Nevada’s streetscapes and yards are changing. Once embellished with greenbelts, trees and shrubs, they now boast different types of ground cover, multiple plant groupings, varying elevations and even streams. The concept behind the new look is water conservation.
Increasing numbers of residential and commercial property owners are choosing water-smart, or water-efficient, landscaping over traditional landscaping. “Water conservation is definitely becoming more and more popular,” said Tom Stille, president of Interpretive Gardens, a Reno firm that develops sustainable landscapes. “And as the price of water increases, people will be more concerned, especially when we start having to have water meters.” In Northern Nevada, approximately 25 percent of users presently pay a flat fee for water, but the Truckee Meadows Water Authority (TMWA) is gradually phasing in water meters and will eventually require all users to pay according to the volume of water consumed.
According to the experts, water-efficient landscaping incorporates these seven principles:
● Limit use of turf to places where it’s functional, such as in picnic areas or children’s play yards.
● Prepare the soil. Soil should be loose so water can penetrate it and roots have sufficient air.
● Use water-efficient and drought-tolerant plants.
● Practice hydrozoning, grouping plants according to their water needs.
● Apply water efficiently, using drip or low-volume irrigation.
● Use mulch to cool the soil surface and hinder evaporation.
● Maintain the landscaping; prune, fertilize, control pests and weeds.
Efficient and Beautiful, Too
One reason people are converting to water-efficient landscaping is a greater awareness that it doesn’t have to be barren and boring. Rather, it can showcase stunning color, assorted flowering effects and various textures. “People are discovering their landscape is more diverse, more vibrant, more a part of their lifestyle if they include different kinds of plants, different styles and different approaches other than what I call a ‘blandscape’ – grass and a tree,” said DougBennett, conservation manager for the Southern Nevada Water Authority (SNWA).
John Jones, manager of the Landscape Architecture Department at Poggemeyer Design Group, Inc. in Las Vegas, agreed. “The beauty of good desert design matches other areas of the country. It is a different aesthetic, but no less attractive. Good desert design reinforces the unique qualities of the Southwest – its boldness, as well as its subtle details – and creates a special ‘sense of place,’” noted Jones.
Leaves and blooms provide a landscape with color, said Jack Zunino, president of J.W. Zunino & Associates, a landscape architecture and land-planning company in Las Vegas. Incorporating plants with different blooming seasons provides a garden with year-round color. Texture is created by mixing colors and shapes, Zunino said. In areas where people are sitting or walking, Zunino likes to follow what he calls a mini-oasis concept. It entails clustering some less water-efficient plants (such as ornamental ligustrums or euonymus) near the house or building, and using water-efficient groupings further away.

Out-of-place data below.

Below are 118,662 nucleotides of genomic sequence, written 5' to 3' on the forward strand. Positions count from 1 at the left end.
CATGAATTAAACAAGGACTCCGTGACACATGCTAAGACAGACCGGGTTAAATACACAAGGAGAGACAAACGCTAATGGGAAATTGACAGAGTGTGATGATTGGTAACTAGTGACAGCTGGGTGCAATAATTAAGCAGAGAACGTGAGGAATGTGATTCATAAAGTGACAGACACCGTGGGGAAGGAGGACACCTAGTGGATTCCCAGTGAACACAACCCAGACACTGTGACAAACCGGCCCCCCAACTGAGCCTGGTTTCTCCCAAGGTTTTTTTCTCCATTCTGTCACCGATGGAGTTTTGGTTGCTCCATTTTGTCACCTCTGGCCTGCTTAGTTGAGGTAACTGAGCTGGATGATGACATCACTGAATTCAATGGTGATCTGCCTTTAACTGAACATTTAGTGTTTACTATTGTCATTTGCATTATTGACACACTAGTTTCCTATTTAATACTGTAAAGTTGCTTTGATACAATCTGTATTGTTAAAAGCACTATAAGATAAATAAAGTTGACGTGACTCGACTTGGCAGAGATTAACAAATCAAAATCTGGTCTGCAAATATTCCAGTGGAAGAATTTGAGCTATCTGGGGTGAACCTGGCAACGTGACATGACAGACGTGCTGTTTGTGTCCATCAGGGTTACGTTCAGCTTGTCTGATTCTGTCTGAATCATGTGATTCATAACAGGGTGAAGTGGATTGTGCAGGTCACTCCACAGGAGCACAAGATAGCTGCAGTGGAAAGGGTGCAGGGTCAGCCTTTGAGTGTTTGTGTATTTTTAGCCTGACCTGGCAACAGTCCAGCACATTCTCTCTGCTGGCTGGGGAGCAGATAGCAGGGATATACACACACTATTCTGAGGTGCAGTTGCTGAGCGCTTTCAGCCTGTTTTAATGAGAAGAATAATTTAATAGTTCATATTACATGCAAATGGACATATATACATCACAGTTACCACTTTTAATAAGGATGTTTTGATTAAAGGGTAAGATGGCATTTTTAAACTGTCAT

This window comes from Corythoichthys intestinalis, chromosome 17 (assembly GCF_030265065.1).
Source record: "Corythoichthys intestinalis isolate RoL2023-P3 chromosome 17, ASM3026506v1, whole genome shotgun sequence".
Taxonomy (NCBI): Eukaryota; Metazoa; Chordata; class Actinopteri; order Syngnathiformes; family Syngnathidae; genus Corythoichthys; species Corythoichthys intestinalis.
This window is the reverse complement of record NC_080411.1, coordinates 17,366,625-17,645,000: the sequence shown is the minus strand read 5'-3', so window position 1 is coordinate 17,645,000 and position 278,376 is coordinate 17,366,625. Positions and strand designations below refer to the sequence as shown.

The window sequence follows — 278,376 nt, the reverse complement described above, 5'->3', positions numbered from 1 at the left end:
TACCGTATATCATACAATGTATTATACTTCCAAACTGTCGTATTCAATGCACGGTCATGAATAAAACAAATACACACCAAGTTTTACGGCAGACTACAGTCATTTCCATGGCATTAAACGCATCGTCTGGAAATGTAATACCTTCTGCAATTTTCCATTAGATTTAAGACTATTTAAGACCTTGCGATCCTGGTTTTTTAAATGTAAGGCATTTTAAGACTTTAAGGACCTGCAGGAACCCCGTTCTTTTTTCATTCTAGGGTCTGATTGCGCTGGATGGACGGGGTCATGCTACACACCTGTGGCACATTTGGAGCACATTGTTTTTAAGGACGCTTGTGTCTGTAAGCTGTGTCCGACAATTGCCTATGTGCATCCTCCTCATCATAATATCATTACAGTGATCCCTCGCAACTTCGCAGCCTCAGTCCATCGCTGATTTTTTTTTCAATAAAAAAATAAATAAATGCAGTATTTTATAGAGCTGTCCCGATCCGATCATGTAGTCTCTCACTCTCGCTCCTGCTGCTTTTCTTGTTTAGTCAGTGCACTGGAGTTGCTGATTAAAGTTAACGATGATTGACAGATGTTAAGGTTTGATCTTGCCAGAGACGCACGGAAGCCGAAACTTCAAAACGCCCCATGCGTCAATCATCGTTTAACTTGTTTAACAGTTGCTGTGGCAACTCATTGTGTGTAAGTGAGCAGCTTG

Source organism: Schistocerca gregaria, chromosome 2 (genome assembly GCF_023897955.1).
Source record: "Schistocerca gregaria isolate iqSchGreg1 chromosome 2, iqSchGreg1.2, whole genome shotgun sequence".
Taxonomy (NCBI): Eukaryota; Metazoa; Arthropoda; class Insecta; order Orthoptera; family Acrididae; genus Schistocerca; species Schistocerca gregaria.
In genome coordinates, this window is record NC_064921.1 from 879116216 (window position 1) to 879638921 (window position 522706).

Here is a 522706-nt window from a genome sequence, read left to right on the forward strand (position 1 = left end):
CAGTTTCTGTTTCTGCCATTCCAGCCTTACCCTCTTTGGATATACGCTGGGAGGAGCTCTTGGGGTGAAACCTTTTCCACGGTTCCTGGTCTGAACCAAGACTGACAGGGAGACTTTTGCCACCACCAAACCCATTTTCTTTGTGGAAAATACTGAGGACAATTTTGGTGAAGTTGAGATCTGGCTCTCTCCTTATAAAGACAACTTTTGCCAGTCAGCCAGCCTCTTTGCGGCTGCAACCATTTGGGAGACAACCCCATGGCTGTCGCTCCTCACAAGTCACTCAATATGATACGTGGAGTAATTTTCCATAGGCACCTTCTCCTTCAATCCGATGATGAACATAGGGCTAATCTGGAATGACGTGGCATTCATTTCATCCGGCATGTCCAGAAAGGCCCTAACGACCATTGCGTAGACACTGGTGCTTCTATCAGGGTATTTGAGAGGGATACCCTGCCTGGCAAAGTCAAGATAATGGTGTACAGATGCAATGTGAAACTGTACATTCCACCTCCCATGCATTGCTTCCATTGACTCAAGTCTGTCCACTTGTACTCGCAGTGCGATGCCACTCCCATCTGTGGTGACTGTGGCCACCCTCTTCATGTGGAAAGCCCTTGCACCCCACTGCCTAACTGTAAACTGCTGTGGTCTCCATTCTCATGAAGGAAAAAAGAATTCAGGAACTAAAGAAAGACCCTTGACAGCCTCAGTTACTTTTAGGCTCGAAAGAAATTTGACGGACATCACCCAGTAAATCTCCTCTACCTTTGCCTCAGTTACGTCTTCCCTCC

When designing plantings for drought conditions, landscape architects take into consideration not only the general climate of the area, but also “microclimates” – areas that can support specific types of plants with little maintenance, according to Jones. A shady area under a tree or a sheltered nook between large rocks can be its own microclimate. “It comes down to placing the right plant in the right place,” said Jones. “This leads to ease of maintenance and lower overall costs.”
Non-native plants that do well in Nevada can add interest to water-smart landscaping. Agaves, euphorbias and yuccas from Arizona and New Mexico are finding their way into Northern Nevada gardens, Stille said. Leucophylla, cassias and birds of paradise are being used in Southern Nevada, according to Zunino. Eldarica pines were recently introduced to Nevada, as Amargosa Pine Growers began growing them in the Amargosa Valley for the wholesale Southern Nevada market. These tall, green pine trees are native to Afghanistan but thrive in the state’s desert climate. “They provide shade, color and privacy, which is quite a contrast to the rocks, mesquite trees and low shrubbery-type of desert-hardy landscaping,” said Stephen Pingree, founder and manager of Farm Road LLC, which owns Amargosa Pine Growers.
Why the Heightened Popularity?
The primary advantage of water-smart landscaping is water conservation and, subsequently monetary savings, which can be significant in light of increasing water costs. In Southern Nevada, turf requires lots of water – 79 gallons of water per square foot per year, according to the Xeriscape Conversion Study conducted by SNWA between 1995 and 2000. In contrast, water-smart landscaping requires 17 to 25 gallons of water per square foot per year. Converting a turf-based landscape to a water-smart landscape reduces water use by 75 percent, the study showed. “Even people who like a lush look can achieve it with half the cost,” said Bennett.
About 30 percent less maintenance is needed with water-efficient landscaping than with traditional landscaping, Bennett said. This translates into greater savings potential. “Another value of the landscape is that you’re sharing it,” Bennett said. Property owners with water-smart landscaping enjoy watching wildlife in their yards, which double as animal habitats. Their landscaping attracts birds, butterflies, squirrels, lizards, hummingbirds and more.